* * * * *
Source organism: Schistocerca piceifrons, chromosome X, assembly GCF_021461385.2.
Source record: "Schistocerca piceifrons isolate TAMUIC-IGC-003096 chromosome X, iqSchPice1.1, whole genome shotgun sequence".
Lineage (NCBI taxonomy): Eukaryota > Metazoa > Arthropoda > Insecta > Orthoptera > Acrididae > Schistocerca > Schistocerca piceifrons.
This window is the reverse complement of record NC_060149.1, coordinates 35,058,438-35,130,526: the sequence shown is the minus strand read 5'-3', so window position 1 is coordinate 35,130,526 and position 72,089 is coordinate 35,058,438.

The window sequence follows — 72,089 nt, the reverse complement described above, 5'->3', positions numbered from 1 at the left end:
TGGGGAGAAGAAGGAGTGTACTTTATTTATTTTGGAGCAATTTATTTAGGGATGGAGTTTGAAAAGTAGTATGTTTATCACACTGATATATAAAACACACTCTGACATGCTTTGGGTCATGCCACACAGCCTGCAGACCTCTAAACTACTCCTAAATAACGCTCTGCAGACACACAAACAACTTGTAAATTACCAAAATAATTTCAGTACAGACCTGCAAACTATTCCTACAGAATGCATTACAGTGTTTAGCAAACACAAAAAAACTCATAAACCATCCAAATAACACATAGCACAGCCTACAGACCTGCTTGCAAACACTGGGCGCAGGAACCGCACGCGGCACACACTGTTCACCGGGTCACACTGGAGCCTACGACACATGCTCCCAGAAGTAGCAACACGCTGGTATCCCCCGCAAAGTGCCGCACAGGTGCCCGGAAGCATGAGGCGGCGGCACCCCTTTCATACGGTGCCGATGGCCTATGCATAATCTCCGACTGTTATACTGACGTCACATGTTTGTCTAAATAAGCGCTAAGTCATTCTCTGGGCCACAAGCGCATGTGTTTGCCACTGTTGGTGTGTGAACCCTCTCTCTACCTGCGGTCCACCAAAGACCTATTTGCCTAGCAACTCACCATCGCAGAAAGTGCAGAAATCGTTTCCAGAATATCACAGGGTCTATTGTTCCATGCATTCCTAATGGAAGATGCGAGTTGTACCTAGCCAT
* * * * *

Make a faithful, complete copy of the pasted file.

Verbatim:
Source organism: Schistocerca piceifrons, chromosome X, assembly GCF_021461385.2.
Source record: "Schistocerca piceifrons isolate TAMUIC-IGC-003096 chromosome X, iqSchPice1.1, whole genome shotgun sequence".
Lineage (NCBI taxonomy): Eukaryota > Metazoa > Arthropoda > Insecta > Orthoptera > Acrididae > Schistocerca > Schistocerca piceifrons.
This window is the reverse complement of record NC_060149.1, coordinates 35,058,438-35,130,526: the sequence shown is the minus strand read 5'-3', so window position 1 is coordinate 35,130,526 and position 72,089 is coordinate 35,058,438.

The window sequence follows — 72,089 nt, the reverse complement described above, 5'->3', positions numbered from 1 at the left end:
TGGGGAGAAGAAGGAGTGTACTTTATTTATTTTGGAGCAATTTATTTAGGGATGGAGTTTGAAAAGTAGTATGTTTATCACACTGATATATAAAACACACTCTGACATGCTTTGGGTCATGCCACACAGCCTGCAGACCTCTAAACTACTCCTAAATAACGCTCTGCAGACACACAAACAACTTGTAAATTACCAAAATAATTTCAGTACAGACCTGCAAACTATTCCTACAGAATGCATTACAGTGTTTAGCAAACACAAAAAAACTCATAAACCATCCAAATAACACATAGCACAGCCTACAGACCTGCTTGCAAACACTGGGCGCAGGAACCGCACGCGGCACACACTGTTCACCGGGTCACACTGGAGCCTACGACACATGCTCCCAGAAGTAGCAACACGCTGGTATCCCCCGCAAAGTGCCGCACAGGTGCCCGGAAGCATGAGGCGGCGGCACCCCTTTCATACGGTGCCGATGGCCTATGCATAATCTCCGACTGTTATACTGACGTCACATGTTTGTCTAAATAAGCGCTAAGTCATTCTCTGGGCCACAAGCGCATGTGTTTGCCACTGTTGGTGTGTGAACCCTCTCTCTACCTGCGGTCCACCAAAGACCTATTTGCCTAGCAACTCACCATCGCAGAAAGTGCAGAAATCGTTTCCAGAATATCACAGGGTCTATTGTTCCATGCATTCCTAATGGAAGATGCGAGTTGTACCTAGCCAT